prompted by his son, Norman Warwick writes
IN PRAISE OF GEORGE + bits and pieces
A lot of ocean has waved several time around the world since the days of the eighties and nineties when my then pre-teen son, Andrew, (left) often listened to Beatles music. These were the days, as Paul would have written for Mary Hopkins, when Andrew and I went to see Macca in concert in Liverpoll and Andrew, aged about nine or ten, had what Mrs. Merton might have called á heated debate´ with Gary Hall about the qualities in The Beatles he thought Gary might have overlooked. My son is forty two now and lives in South Korea and plays the banjo, and I and his mum live here on Lanzarote, where she still loves me evcn though I´m a few years older than sixty four.
Nevertheless, it seems like some other long-held assumptions have been re-addressed. As I started to write a piece about Paul McCartney´s gig at Glastonbury the other day I mentioned to Andrews in our weekly Skype that I was doing so. I remembered Andrew´s love of The Beatles, and I know he is still interested in their music. Perhaps because of the Liverpool concert of McCartney´s which we attended I had been sure that Andrew would naturally agree with me that it is Macca of the Fab Four who has written the best music in the post-Beatles careers.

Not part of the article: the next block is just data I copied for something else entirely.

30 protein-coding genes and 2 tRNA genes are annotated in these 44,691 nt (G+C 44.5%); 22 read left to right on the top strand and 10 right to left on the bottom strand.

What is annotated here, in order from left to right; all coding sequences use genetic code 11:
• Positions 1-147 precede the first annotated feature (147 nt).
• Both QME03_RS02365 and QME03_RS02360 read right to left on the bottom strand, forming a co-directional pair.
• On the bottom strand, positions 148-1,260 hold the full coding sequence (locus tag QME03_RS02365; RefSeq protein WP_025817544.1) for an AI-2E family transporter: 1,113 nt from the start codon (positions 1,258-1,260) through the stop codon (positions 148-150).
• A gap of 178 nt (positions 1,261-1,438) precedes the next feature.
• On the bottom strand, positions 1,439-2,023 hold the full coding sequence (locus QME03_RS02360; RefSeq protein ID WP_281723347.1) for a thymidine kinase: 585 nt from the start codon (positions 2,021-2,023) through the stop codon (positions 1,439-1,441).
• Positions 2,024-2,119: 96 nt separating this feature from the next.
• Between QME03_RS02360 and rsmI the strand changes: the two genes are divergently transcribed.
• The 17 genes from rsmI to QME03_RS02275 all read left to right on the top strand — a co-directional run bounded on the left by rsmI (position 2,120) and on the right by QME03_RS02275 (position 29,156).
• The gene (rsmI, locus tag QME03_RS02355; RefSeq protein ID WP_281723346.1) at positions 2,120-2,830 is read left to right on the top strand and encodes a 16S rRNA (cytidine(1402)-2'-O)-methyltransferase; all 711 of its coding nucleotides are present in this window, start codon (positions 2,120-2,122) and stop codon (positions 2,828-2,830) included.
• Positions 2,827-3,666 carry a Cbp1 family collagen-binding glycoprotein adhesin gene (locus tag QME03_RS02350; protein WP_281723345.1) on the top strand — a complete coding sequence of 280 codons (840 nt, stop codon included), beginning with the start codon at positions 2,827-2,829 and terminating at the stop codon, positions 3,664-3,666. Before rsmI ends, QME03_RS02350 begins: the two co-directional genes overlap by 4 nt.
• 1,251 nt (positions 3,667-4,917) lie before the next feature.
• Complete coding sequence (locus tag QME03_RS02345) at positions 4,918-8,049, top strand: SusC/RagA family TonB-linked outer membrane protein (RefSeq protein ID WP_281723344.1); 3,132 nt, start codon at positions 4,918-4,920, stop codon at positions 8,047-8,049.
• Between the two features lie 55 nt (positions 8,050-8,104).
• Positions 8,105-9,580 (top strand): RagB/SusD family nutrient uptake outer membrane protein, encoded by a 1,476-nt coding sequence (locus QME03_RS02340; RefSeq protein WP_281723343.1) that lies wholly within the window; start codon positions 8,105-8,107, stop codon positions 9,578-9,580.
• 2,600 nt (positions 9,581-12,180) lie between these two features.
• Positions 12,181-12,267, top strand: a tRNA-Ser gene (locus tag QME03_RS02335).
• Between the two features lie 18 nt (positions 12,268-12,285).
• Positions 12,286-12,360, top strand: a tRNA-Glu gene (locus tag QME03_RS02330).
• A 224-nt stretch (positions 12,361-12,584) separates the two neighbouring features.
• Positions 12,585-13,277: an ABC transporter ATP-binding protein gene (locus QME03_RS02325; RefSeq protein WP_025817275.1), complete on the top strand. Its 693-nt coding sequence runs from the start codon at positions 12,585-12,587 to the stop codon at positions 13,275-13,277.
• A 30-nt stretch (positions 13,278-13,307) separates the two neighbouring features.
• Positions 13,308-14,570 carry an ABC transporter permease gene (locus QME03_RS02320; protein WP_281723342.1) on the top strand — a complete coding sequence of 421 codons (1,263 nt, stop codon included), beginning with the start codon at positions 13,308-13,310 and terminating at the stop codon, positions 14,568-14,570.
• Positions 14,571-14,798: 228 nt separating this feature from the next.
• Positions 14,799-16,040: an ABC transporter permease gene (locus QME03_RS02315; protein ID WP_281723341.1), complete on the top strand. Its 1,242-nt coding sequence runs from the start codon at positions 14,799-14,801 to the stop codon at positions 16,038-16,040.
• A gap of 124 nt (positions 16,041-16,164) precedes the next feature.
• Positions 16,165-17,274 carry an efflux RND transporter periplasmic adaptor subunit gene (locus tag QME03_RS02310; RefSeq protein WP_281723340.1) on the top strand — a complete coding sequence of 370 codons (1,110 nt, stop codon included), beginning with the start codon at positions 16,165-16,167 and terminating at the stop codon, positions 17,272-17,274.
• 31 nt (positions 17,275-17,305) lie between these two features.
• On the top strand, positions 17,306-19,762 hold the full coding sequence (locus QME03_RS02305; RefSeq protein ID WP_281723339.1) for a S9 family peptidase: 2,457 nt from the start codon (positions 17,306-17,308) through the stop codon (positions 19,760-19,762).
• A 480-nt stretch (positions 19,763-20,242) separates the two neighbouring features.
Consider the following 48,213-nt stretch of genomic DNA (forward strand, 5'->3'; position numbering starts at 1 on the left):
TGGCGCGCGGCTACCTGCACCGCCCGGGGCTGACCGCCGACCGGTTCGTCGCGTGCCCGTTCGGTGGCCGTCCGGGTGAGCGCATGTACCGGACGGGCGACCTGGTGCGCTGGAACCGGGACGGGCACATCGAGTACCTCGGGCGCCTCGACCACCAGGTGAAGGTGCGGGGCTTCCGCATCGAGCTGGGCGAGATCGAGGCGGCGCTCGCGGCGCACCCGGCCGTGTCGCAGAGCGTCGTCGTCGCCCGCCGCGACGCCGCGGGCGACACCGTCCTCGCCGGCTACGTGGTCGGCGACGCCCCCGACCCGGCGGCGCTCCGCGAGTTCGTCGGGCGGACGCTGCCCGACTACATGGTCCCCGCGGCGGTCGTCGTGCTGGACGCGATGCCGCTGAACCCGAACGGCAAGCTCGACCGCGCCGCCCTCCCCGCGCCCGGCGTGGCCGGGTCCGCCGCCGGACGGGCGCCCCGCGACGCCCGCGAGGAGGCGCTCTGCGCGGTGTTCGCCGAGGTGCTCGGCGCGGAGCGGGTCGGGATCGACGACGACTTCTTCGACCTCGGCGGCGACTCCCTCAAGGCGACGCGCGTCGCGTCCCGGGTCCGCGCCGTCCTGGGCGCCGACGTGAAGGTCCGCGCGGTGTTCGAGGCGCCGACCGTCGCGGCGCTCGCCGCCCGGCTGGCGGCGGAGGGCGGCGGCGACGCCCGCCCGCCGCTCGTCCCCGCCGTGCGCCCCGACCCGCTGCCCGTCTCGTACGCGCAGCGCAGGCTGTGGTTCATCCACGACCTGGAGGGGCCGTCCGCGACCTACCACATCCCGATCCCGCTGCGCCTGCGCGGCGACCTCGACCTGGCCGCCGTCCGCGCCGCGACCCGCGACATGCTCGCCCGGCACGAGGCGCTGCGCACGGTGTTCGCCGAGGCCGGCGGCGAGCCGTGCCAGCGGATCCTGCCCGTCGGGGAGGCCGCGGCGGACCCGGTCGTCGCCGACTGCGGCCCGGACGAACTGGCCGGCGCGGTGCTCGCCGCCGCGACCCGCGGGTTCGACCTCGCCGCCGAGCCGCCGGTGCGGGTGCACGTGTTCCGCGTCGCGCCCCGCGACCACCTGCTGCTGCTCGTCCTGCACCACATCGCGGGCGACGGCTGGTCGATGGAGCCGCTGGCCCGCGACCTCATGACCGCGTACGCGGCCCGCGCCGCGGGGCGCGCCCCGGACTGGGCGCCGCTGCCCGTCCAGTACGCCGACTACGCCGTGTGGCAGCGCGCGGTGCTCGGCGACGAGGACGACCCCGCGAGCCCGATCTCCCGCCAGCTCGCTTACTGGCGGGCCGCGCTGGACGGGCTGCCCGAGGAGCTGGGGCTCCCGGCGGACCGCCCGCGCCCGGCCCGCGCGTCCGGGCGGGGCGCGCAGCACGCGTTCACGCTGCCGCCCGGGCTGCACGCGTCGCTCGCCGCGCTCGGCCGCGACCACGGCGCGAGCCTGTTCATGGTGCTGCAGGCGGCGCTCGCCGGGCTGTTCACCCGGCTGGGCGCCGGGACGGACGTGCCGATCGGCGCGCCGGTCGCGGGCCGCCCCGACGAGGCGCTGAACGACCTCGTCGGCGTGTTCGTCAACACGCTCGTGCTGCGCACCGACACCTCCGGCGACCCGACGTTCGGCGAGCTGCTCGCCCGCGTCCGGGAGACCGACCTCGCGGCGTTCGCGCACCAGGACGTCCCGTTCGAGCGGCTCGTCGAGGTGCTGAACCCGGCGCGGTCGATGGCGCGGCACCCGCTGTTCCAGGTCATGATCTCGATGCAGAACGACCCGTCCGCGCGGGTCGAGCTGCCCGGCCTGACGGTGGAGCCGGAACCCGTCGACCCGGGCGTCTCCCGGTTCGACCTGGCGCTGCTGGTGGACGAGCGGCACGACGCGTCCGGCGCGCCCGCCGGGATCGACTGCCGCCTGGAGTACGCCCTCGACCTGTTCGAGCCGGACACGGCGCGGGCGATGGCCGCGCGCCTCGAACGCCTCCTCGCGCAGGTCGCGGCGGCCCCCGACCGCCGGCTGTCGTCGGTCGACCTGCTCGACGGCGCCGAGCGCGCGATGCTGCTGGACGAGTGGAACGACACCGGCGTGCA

photo 2 george Harrison ´No, I think that would be George Harrison,´ sighed Andrew. ´He never gets the credit he deserves. I found there might be plenty of others who would agree with Andrew.
Let me in here, I know I’ve been here/ Let me into your heart,
Harrison (right) sings on “I’d Have You Anytime.” Despite singing to a rather ambiguous you, many of us would like to think that the late Beatle was singing to our hearts—his fans—as a plea for individual recognition and release post-band breakup. And it worked. Harrison’s solo career was one composed of timeless hits that continue to inspire artists today.